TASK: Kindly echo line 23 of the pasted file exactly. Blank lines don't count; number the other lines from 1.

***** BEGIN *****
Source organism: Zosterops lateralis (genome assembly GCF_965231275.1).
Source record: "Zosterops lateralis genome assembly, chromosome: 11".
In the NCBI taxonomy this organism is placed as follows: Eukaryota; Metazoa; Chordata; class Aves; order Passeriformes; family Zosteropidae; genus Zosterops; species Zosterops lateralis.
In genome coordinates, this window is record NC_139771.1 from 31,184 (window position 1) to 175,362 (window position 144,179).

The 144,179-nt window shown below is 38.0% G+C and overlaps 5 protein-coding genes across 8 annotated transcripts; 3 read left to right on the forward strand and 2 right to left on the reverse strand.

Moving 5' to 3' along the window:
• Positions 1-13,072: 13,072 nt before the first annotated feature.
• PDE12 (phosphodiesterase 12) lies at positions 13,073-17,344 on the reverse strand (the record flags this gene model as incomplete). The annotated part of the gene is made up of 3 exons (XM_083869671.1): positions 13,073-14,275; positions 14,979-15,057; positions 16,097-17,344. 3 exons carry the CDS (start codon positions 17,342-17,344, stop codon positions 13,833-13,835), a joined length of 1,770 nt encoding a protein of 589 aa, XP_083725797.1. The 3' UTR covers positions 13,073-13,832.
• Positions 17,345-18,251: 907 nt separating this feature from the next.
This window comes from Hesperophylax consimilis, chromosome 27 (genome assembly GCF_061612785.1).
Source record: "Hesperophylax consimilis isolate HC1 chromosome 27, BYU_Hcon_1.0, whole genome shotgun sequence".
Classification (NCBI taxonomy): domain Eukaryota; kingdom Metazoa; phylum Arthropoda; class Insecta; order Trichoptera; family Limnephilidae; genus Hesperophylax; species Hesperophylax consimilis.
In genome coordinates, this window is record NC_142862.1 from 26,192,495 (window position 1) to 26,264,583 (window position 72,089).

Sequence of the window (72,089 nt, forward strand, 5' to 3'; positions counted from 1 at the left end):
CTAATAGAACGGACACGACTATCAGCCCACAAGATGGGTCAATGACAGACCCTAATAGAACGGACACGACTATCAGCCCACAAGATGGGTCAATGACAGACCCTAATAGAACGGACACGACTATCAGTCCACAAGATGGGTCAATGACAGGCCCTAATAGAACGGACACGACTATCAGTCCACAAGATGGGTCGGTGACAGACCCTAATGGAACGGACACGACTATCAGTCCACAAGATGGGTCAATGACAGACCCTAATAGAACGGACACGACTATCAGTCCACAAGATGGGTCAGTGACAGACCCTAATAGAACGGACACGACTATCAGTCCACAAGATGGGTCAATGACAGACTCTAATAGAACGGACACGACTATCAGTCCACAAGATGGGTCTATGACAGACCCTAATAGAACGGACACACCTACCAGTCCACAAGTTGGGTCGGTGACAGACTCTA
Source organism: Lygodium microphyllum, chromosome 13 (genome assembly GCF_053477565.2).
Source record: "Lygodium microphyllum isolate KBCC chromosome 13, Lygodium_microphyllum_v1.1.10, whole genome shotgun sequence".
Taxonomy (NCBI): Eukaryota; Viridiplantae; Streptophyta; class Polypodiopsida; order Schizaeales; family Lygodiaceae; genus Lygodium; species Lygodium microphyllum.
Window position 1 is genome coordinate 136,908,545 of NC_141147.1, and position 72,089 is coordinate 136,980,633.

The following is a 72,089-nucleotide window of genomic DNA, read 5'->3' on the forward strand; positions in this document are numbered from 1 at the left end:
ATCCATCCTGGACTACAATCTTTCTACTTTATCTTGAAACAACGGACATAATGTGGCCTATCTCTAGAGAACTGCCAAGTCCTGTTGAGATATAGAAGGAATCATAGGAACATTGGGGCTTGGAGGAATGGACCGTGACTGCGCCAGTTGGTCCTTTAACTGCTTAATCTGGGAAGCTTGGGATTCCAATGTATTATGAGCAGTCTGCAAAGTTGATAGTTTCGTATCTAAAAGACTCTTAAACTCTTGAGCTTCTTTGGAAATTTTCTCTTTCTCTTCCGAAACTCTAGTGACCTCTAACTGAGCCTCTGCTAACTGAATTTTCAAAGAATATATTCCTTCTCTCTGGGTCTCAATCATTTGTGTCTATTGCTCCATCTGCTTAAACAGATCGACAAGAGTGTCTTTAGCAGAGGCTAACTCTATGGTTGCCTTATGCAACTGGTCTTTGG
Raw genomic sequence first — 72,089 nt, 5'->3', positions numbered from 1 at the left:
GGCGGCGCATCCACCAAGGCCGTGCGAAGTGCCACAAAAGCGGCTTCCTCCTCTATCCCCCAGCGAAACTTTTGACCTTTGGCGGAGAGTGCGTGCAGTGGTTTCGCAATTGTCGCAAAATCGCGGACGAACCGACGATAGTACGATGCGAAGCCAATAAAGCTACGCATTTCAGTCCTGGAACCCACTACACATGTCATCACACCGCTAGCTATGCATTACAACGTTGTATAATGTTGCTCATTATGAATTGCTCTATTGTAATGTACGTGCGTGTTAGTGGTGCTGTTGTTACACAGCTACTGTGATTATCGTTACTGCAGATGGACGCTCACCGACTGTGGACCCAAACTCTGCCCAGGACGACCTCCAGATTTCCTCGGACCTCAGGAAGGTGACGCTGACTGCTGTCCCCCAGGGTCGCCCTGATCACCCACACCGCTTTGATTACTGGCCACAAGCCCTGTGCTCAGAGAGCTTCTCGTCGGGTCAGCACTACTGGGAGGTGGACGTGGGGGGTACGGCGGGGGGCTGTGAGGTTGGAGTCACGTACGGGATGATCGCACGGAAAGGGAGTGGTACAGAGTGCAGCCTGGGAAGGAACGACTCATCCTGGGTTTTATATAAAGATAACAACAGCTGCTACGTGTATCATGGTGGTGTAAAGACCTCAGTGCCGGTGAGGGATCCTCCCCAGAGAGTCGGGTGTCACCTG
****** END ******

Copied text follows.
GGCGGCGCATCCACCAAGGCCGTGCGAAGTGCCACAAAAGCGGCTTCCTCCTCTATCCCCCAGCGAAACTTTTGACCTTTGGCGGAGAGTGCGTGCAGTGGTTTCGCAATTGTCGCAAAATCGCGGACGAACCGACGATAGTACGATGCGAAGCCAATAAAGCTACGCATTTCAGTCCTGGAACCCACTACACATGTCATCACACCGCTAGCTATGCATTACAACGTTGTATAATGTTGCTCATTATGAATTGCTCTATTGTAATGTACGTGCGTGTTAGTGGTGCTGTTGTTACACAGCTACTGTGATTATCGTTACTGCAGATGGACGCTCACCGACTGTGGACCCAAACTCTGCCCAGGACGACCTCCAGATTTCCTCGGACCTCAGGAAGGTGACGCTGACTGCTGTCCCCCAGGGTCGCCCTGATCACCCACACCGCTTTGATTACTGGCCACAAGCCCTGTGCTCAGAGAGCTTCTCGTCGGGTCAGCACTACTGGGAGGTGGACGTGGGGGGTACGGCGGGGGGCTGTGAGGTTGGAGTCACGTACGGGATGATCGCACGGAAAGGGAGTGGTACAGAGTGCAGCCTGGGAAGGAACGACTCATCCTGGGTTTTATATAAAGATAACAACAGCTGCTACGTGTATCATGGTGGTGTAAAGACCTCAGTGCCGGTGAGGGATCCTCCCCAGAGAGTCGGGTGTCACCTG